Strategic level spiritual warfare is the central idea of the various “prayer warrior” networks existing across the US, whose main proponents include people like C. Peter Wagner, John Dawson (of Youth With A Mission), Cindy Jacobs, Jack Hayford and George Otis, Jr. Otis is the author of the 1999 book Informed Intercession, a textbook on spiritual mapping, one of the fundamental strategies in spiritual warfare: Geographical areas are culturally evaluated for nefarious influence from heretical or heathen religious views, liberal political ideas, drugs, crime or whatever the fundies in question don’t like, in order to identify “demonic hotspots” (“[c]enters of political influence and authority, or portals through which new or important influences enter a community,” according to Otis) that the spirit warriors then endeavor to take out by praying or (especially outside the US) threatening or violent action to make the population there change their behavior or leave. The targets, in particular, are “territorial spirits”, “[d]emonic powers that have been given controlling influence over specific sites, peoples, and areas.”Spiritual mapping, which according to Jacqie Tyre of the Georgia Apostolic Prayer Network gives us the “‘military intelligence’ that we need in order to bring the Gospel of the Kingdom into an area effectively,” is particularly common in what is known as “character cities”, where the administration has made attempts to bring its citizens into alignment with theocratic rules and get freethinkers and other undesirable elements to move out, such as Gilbert, Arizona or – more famously – Amarillo, Texas.
According to Otis, “strategic level spiritual warfare” is “[a] term that pertains to intercessory confrontations with demonic power concentrated over given cities, cultures, and peoples,” the goal being “[n]eutralizing the deceptive hold or enchantment that demonic powers have over human subjects.” Targets include in particular “high places”, “[s]pecific locations where a community or its leaders pay obeisance to tutleary deities and/or idolatrous philosophies,” but also other groups engaged in “corporate sin,” “[g]roup rebellion against God’s law and purpose that typically results in corollary injury to a particular person or group;” these being “a family, clan, tribe, neighborhood, city, nation or church.” Yes, he is truly living in a poorly written fantasy/horror movie, where his opponents – homosexuals, liberals, evolutionists and so on – are literally controlled by Exorcist-style demons that can be fought by prayers but fully controlled only through the implementation of full-scale theocracy. At least the main weapon (again: in the US; other countries see literal death squads) is prayer, and Otis and his followers will engage in prayer expeditions – “[l]ong-distance, trans-territorial prayer-walks along strategically developed routes. Intercession is offered for entire countries and regions” – and prayerwalksto achieve the desired effects.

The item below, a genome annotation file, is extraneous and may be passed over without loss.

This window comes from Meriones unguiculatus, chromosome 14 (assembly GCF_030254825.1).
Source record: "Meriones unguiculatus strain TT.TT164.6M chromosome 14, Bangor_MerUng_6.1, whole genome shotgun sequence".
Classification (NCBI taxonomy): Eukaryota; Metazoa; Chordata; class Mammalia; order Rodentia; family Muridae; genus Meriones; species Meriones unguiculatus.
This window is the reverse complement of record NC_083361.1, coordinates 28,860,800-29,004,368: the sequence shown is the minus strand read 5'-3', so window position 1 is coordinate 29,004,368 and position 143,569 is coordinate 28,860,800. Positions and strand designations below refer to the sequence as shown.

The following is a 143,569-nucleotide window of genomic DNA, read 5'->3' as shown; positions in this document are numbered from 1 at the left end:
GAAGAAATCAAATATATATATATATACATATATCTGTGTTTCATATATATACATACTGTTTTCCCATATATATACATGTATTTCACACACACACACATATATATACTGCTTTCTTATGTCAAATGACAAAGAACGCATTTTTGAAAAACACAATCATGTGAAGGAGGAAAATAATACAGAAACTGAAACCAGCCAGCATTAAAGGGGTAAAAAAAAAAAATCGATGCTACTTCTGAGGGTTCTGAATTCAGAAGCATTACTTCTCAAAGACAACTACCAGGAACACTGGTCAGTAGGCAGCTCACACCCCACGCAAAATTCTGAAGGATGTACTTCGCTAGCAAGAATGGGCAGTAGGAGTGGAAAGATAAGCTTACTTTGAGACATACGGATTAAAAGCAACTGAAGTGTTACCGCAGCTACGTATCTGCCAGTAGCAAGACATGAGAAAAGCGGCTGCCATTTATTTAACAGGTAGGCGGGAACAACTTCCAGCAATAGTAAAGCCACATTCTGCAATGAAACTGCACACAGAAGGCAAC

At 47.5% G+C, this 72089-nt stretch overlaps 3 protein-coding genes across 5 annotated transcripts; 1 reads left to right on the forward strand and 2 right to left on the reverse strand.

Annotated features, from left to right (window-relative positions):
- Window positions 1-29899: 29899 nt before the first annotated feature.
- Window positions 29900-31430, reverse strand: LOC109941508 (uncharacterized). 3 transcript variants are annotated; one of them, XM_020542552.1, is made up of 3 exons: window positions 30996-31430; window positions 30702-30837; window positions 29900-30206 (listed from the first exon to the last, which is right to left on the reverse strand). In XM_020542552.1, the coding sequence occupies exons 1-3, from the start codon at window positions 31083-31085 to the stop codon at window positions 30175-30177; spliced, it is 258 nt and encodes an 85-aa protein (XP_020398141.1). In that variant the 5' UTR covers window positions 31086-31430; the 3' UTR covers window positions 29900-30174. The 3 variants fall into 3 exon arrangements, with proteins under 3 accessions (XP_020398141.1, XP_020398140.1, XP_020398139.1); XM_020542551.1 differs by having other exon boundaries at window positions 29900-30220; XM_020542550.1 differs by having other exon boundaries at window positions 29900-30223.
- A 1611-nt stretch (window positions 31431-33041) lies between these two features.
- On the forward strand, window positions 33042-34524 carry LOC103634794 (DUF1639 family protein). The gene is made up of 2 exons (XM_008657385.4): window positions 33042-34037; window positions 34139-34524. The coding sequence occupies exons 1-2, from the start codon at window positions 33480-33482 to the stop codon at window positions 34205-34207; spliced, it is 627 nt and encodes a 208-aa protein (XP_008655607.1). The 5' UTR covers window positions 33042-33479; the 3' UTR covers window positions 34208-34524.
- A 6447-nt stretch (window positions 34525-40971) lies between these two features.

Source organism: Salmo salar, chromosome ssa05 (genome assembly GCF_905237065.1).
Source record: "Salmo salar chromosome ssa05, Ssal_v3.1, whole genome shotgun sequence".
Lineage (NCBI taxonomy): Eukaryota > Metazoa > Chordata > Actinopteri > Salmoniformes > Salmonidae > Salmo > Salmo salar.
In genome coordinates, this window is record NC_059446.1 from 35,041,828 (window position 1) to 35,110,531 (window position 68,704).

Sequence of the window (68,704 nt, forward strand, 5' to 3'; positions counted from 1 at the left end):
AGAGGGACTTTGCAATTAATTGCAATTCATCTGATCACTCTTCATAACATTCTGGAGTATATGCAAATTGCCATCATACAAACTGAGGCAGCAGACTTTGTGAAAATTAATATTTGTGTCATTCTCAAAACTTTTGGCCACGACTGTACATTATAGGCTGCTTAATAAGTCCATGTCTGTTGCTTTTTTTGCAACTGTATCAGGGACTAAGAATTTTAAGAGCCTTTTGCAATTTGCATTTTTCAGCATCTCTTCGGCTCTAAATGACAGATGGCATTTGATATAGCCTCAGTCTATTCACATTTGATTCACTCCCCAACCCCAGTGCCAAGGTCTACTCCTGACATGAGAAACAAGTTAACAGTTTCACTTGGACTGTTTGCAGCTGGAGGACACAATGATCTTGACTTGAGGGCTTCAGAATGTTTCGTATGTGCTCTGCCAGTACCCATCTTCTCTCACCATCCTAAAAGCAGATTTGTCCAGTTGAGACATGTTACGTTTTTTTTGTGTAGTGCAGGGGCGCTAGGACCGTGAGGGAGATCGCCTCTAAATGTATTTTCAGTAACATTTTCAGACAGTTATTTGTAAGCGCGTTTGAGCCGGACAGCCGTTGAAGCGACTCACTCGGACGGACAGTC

Otis is also the producer of the Transformation series of movies, which have been pushed across the world and resulted in the creation of numerous groups with close connections to governments and religious leaders in several countries such as Uganda. The movies – there is a thorough description of their contents here – demonstrate spiritual warfare with lots of happy-looking people claiming to have had their communities miraculously transformed through militant prayer efforts. The producers emphasize, though, that bliss is achieved only if the demons – portrayed in the movies as demonic witches and warlocks – are purged from a community, and insofar as they are demonic, it is of course entirely legitimate to pray for and celebrate their demise. I leave it to readers to imagine what effects these propaganda pieces may have in places where people are already being hunted down and killed on accusations of witchcraft, especially since the movies themselves show how people and places are miraculously healed of diseases like AIDS when the demons die.
Diagnosis: Ironically enough, Otis is rather hard to distinguish from the cartoon demons he thinks are controlling more or less everyone and anyone who disagrees with him. A thoroughly evil person.
Hat-tip: Rachel Tabachnik @ talk2action
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